When your train to a game you’re expecting to lose is delayed, and the London Underground network that’s supposed to get you home following the game (which you did indeed lose) takes about three times as long as it should, you’ve a long time to wonder what the hell you’ve just done with your Saturday. Too long, arguably.
And there comes a point where you stop asking yourself “why?” rhetorically, and start meaning it as a genuine interrogative. “Why?” Why have I actually done this? OK, it’s good to see Ross and Karen, and catch up, and we discovered a new Shepherd Neame autumn beer. But I could do that any time I wanted to go back to Bristol for pure fun. And OK, there’s all the stuff about getting lows so you appreciate highs – but I reckon I’ve enough lows banked now, thanks, and when I’m as certain as I was before this one how it’d turn out I’m throwing good afternoons after bad.
So as one reason after another goes by you wonder whether this is in fact a psychological thing. You start to wonder whether you’re actually addicted. Whether you’re not stopping because you can’t. Because your brain won’t let you.
So I decided to test whether this is in fact the case. I found two good definitions of “addiction”, here and here. They are:
“the state of being enslaved to a habit or practice or to something that is psychologically or physically habit-forming, as narcotics, to such an extent that its cessation causes severe trauma.”
“compulsive need for and use of a habit-forming substance (as heroin, nicotine, or alcohol) characterized by tolerance and by well-defined physiological symptoms upon withdrawal; broadly : persistent compulsive use of a substance known by the user to be harmful”
The key factors, then, are: being enslaved; habit or practice; something habit-forming; severe trauma on cessation; developing tolerance; physiological symptoms on withdrawal; and something known by the user to be harmful.
How many out of 7 has football got?
I probably do feel a bit enslaved sometimes, toiling across the country, handing over money when I could be spending it on other things. But I don’t go to every single game, not even every one I really could. And I do enjoy a lot of the day when I go, I like the company, the chance to show off my football knowledge a bit, and taking the support of City out I do enjoy watching games of football. Honest. Do I can’t call myself “enslaved” in good conscience.
2. Habit / practice
The 12.00 out of Temple Meads. Football Weekly on the train. A bacon sandwich at the other end. The bus, £1 return (good value). The seats at the back. A Mars bar and a bottle of Coke at the offy. Dolman, Block H, Row M, Seat 5. Defeat in a mediocre game of football. The 6.00 back to London. A gnawing sense of existential angst.
3. Something habit-forming
Slightly circular part of the definition, this – so one can only be addicted to something that one can be addicted to? Chicken and egg, too – did football form the habit in me or am I the sort of person who likes habits?
I don’t normally have an addictive personality (no really) and football’s clearly fomented a habit, so yes, I say it is habit-forming.
4. Severe trauma
I’m told that I’m very difficult to have in the house when football’s not on, and I do like a World Cup to break up my summer. I will confess to a sense of emptiness, but that’s probably more to do with the breaking of the habit than anything genuinely vital being missing – it’s particularly so when we end a season strongly, so I’m also missing that endorphin burst of a goal. This is probably the one to which a positive answer would lead to well-founded questions about my mental state. Fortunately, then, it’s a no.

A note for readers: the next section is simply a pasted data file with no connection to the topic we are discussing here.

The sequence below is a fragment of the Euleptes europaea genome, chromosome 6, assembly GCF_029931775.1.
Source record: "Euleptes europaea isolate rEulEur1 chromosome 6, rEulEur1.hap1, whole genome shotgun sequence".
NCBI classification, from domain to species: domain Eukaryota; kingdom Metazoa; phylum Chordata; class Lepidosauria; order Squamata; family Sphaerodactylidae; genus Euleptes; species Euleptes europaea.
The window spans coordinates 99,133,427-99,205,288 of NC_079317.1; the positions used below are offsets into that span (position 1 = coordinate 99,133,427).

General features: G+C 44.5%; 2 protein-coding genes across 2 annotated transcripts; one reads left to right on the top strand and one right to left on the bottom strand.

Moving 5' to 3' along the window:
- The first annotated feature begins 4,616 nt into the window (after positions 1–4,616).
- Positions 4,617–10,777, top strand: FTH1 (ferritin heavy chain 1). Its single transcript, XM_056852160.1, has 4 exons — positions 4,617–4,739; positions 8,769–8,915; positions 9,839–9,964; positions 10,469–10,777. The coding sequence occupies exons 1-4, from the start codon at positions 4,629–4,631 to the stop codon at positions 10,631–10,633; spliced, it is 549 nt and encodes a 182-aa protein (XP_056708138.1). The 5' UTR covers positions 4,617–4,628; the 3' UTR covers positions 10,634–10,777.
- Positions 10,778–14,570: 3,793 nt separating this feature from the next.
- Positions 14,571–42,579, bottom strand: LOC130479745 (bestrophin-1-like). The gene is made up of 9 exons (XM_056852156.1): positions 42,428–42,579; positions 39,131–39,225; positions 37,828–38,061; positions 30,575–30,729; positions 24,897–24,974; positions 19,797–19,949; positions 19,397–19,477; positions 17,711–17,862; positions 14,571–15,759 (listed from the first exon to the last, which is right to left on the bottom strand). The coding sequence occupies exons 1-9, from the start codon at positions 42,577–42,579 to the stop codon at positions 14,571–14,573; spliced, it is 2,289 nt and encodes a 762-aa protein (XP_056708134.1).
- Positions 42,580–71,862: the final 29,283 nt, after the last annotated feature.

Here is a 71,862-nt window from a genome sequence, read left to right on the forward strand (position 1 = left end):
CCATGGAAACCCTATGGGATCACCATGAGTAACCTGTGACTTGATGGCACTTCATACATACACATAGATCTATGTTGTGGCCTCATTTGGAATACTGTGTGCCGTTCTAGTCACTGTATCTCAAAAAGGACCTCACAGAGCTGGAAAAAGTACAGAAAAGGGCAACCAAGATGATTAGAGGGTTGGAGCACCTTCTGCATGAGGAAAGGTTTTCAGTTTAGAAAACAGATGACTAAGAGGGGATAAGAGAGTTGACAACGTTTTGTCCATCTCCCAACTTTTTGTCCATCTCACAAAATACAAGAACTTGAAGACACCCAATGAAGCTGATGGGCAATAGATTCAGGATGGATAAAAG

I remember crying with Gazza in 1990 when Chris Waddle kicked the ball into the Turin night. In comparison, the comforting sense of inevitability that took hold of me when Hull opened the scoring on Saturday was a warm, familiar blanket of gloom. “Tolerant”? I’d say “conditioned” like Alex in Clockwork Orange, but the principle’s very much the same.
6. Physiological symptoms on withdrawal
I don’t get the shakes – in fact, my heart rate’s probably more stable. I don’t have difficulty sleeping – in fact I probably sleep better. I don’t put on weight – I eat better at weekends so I suspect I lose it.
But just because these aren’t the typical symptoms, they’re still clear changes between my during-season and close-season physiognomy, right? I think this is a yes.
7. Something I know to be harmful
I wonder about this quite a lot. The stress, the complete lack of control over my own emotions, the blood pressure, the mood swings... it can’t be adding years to my life, can it? And yeah, when you feel good you feel like you can live forever – but the same’s almost certainly true of heroin, and it’s really, really not accurate.
So that’s quite a high addiction level for football. Not 100%, fortunately, so I don’t feel that on the back of this unscientific analysis I have to check in that the priory. But football does give you the mindnumbing highs that you keep trying to recapture. It does give you the burnt-out feeling inside that you need another hit to move on from. And it does get its fingers in your brain.
As I type this, I’m seeing Twitter go mad for Arsenal beating Reading 7-5. And all I can think is... are there highlights? Shall I put on Sky Sports News? How can I see this?
It’s not sensible. But then, if we only did sensible things that were harmless, that you could drop easily and that didn’t have any emotional consequences, what a dull world it would be.
I’ll take the spice football adds. And I’ll take that 2/7 margin of error to reassure me that I’m not totally the worse for doing so.